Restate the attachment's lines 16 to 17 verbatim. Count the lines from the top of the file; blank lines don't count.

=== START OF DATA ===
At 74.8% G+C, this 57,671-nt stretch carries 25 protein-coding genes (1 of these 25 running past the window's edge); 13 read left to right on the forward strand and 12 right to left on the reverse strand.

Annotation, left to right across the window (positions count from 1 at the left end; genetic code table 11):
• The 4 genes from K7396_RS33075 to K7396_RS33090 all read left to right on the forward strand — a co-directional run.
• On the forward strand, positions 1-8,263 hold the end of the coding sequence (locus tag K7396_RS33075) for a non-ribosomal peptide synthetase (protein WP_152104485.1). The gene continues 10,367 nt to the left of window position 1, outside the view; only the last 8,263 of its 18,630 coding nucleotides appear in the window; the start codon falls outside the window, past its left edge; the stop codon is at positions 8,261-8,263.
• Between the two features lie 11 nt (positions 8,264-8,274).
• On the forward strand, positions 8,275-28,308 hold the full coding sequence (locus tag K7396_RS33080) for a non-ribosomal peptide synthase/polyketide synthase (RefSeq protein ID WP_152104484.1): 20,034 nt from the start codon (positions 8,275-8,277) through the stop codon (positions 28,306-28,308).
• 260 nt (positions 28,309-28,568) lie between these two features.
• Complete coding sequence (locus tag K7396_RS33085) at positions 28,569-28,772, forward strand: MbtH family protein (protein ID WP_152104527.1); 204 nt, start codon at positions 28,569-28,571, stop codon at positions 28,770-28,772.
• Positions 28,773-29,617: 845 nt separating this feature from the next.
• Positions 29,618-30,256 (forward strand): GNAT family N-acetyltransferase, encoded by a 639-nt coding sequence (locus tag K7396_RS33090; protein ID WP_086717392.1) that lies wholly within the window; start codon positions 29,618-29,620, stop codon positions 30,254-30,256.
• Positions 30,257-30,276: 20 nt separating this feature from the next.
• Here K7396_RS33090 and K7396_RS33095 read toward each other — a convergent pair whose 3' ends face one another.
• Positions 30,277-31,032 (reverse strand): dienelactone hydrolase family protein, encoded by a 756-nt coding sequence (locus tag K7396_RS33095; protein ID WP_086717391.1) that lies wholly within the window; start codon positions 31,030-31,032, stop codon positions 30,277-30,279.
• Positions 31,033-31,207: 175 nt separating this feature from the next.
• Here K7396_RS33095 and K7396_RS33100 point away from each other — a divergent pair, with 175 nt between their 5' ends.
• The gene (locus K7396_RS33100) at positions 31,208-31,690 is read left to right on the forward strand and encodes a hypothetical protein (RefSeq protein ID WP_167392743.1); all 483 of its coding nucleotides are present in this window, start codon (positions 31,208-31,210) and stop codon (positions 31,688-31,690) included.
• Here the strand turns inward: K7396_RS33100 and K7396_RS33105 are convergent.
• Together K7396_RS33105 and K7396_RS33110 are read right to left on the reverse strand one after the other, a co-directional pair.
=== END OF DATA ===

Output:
• The gene (locus K7396_RS33100) at positions 31,208-31,690 is read left to right on the forward strand and encodes a hypothetical protein (RefSeq protein ID WP_167392743.1); all 483 of its coding nucleotides are present in this window, start codon (positions 31,208-31,210) and stop codon (positions 31,688-31,690) included.
• Here the strand turns inward: K7396_RS33100 and K7396_RS33105 are convergent.